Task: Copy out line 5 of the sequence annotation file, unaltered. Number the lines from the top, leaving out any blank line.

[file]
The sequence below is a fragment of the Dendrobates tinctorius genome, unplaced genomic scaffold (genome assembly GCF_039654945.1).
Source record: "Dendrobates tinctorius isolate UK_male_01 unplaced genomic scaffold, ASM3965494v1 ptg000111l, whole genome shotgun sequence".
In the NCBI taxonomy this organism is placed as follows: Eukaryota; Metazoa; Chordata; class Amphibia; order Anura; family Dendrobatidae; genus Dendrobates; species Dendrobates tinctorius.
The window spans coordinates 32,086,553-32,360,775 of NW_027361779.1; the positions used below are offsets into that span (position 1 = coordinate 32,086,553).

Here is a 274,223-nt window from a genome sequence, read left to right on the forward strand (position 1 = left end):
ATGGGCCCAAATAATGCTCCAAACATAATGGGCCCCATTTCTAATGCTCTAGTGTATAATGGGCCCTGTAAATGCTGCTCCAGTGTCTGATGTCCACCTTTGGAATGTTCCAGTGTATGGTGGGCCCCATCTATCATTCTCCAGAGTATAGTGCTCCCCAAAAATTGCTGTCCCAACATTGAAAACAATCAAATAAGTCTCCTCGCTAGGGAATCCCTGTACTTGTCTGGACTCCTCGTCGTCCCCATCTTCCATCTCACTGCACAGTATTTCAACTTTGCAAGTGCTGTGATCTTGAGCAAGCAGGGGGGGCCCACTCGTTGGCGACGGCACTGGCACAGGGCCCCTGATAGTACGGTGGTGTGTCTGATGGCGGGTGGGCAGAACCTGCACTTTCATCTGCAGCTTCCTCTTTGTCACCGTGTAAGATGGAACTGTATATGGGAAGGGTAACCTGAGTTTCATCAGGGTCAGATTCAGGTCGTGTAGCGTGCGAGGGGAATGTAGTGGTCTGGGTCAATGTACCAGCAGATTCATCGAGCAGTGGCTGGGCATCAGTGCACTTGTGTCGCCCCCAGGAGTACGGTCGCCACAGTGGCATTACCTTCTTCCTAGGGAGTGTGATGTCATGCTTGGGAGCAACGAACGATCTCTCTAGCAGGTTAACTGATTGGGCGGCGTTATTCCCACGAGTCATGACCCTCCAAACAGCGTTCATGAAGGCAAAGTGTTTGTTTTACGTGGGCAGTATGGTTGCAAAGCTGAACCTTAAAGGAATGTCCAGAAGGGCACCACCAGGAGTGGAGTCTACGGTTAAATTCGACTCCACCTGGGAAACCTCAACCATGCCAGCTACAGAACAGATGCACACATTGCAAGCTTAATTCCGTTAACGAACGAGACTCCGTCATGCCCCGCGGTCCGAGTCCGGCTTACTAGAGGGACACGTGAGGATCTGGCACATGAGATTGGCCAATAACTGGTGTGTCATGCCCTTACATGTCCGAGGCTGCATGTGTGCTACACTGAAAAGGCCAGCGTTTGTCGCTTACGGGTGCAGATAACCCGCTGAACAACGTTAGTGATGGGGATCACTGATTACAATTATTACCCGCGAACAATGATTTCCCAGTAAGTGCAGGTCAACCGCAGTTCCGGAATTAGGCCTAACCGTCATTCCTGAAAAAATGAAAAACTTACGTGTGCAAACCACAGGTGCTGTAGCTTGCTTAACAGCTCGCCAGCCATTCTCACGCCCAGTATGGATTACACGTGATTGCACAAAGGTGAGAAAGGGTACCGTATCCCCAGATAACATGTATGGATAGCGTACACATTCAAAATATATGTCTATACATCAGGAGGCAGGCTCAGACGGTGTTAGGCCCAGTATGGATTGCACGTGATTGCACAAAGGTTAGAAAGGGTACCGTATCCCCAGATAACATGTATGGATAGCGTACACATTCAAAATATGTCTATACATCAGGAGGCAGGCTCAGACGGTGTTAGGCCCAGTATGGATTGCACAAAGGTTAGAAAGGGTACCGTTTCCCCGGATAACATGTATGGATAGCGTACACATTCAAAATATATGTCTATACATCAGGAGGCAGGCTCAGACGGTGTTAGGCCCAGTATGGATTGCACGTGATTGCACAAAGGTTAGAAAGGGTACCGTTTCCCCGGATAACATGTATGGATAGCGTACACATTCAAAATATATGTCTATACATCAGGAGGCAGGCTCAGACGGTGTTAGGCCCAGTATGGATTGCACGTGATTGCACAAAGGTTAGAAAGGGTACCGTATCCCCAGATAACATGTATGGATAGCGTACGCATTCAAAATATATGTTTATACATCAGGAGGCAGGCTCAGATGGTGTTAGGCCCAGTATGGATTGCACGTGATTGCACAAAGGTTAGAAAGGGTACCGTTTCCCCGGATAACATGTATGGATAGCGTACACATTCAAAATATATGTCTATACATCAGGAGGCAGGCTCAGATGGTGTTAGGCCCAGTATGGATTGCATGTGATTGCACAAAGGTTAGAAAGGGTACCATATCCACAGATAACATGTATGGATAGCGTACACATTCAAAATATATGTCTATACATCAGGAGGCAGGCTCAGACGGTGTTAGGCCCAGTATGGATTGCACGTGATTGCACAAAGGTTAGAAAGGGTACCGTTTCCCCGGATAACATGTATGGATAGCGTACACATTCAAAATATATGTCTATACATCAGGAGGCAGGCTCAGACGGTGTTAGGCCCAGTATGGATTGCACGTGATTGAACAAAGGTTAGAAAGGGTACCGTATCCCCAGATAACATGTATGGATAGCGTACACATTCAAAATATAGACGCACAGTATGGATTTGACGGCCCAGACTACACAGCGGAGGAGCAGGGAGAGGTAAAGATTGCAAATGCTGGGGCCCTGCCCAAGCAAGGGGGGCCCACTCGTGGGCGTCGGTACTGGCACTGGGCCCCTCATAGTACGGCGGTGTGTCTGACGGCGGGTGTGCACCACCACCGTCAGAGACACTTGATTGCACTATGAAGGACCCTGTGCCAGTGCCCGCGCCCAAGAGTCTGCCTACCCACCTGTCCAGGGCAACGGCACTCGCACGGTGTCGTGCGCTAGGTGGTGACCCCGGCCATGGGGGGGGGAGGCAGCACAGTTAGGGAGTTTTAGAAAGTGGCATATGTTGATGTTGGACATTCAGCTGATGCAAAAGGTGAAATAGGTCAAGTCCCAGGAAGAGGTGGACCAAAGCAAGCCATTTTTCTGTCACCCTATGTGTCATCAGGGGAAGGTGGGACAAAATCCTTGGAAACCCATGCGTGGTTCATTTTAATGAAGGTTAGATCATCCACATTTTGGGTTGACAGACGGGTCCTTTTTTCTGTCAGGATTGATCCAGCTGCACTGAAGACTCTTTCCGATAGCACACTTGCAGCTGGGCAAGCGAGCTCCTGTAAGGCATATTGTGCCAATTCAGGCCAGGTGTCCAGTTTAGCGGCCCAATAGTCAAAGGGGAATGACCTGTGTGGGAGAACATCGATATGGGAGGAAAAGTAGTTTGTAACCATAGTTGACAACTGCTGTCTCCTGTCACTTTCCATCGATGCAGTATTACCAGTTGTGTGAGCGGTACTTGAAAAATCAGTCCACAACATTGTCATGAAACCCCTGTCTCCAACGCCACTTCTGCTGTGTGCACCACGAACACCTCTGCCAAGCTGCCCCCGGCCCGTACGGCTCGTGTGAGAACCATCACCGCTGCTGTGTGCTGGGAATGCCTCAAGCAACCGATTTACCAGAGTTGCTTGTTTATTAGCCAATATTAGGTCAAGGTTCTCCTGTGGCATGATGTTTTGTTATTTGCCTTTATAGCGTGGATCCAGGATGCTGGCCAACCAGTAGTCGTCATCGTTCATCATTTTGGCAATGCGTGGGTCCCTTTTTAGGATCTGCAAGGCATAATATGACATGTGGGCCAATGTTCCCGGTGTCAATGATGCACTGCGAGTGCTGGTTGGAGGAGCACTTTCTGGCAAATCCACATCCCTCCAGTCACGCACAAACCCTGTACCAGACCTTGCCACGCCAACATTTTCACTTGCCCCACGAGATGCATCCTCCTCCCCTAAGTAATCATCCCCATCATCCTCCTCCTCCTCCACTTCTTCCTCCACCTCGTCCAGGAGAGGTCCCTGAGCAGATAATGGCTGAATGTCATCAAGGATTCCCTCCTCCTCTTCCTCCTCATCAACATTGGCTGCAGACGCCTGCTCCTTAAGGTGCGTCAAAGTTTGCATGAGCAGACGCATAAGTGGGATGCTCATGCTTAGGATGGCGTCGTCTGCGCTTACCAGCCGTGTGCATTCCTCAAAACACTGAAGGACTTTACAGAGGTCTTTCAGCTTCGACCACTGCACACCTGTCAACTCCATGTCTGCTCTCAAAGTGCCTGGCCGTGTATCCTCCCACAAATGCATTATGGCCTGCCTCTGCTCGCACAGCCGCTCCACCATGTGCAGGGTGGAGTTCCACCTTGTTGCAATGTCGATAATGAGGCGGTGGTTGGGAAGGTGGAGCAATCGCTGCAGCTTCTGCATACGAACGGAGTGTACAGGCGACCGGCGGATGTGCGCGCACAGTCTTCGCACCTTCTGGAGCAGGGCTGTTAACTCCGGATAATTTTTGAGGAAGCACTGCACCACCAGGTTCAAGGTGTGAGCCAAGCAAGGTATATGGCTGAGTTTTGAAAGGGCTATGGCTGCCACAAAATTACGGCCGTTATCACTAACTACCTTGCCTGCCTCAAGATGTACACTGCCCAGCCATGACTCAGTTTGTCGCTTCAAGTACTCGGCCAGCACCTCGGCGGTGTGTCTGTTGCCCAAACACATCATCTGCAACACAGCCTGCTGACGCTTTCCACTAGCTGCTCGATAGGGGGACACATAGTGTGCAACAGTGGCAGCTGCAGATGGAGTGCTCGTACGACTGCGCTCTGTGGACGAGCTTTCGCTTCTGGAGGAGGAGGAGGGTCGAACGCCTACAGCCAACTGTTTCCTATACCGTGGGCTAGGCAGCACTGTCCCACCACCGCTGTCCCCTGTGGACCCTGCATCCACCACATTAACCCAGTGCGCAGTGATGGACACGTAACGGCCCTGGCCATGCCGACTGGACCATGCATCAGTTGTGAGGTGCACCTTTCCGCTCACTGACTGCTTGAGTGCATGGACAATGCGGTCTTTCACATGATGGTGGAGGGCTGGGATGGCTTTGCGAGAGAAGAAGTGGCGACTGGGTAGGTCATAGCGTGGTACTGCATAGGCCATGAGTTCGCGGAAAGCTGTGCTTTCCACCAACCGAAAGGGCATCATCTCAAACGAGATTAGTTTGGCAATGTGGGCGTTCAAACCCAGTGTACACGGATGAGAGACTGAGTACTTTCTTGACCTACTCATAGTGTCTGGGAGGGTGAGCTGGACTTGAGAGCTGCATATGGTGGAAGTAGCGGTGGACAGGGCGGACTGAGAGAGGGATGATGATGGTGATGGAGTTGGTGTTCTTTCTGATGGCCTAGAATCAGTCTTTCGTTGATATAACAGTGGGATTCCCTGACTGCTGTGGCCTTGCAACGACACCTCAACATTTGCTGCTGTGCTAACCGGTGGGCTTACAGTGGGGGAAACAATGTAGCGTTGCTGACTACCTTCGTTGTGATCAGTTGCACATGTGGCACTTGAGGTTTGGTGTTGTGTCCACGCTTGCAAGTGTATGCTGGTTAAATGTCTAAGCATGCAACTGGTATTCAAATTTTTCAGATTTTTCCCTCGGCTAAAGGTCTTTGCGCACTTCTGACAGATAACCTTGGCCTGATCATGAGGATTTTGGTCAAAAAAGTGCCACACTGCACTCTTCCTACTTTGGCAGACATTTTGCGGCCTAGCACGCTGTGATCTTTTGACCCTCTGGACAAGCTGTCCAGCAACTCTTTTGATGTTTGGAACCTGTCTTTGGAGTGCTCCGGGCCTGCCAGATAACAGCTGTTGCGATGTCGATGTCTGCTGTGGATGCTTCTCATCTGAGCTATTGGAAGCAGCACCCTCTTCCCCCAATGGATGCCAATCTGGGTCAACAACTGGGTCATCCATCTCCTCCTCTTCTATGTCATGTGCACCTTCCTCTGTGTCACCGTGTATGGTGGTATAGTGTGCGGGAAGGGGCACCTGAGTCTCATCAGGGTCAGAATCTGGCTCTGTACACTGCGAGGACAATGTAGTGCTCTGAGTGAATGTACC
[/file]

Here is a 274,223-nt window from a genome sequence, read left to right on the forward strand (position 1 = left end):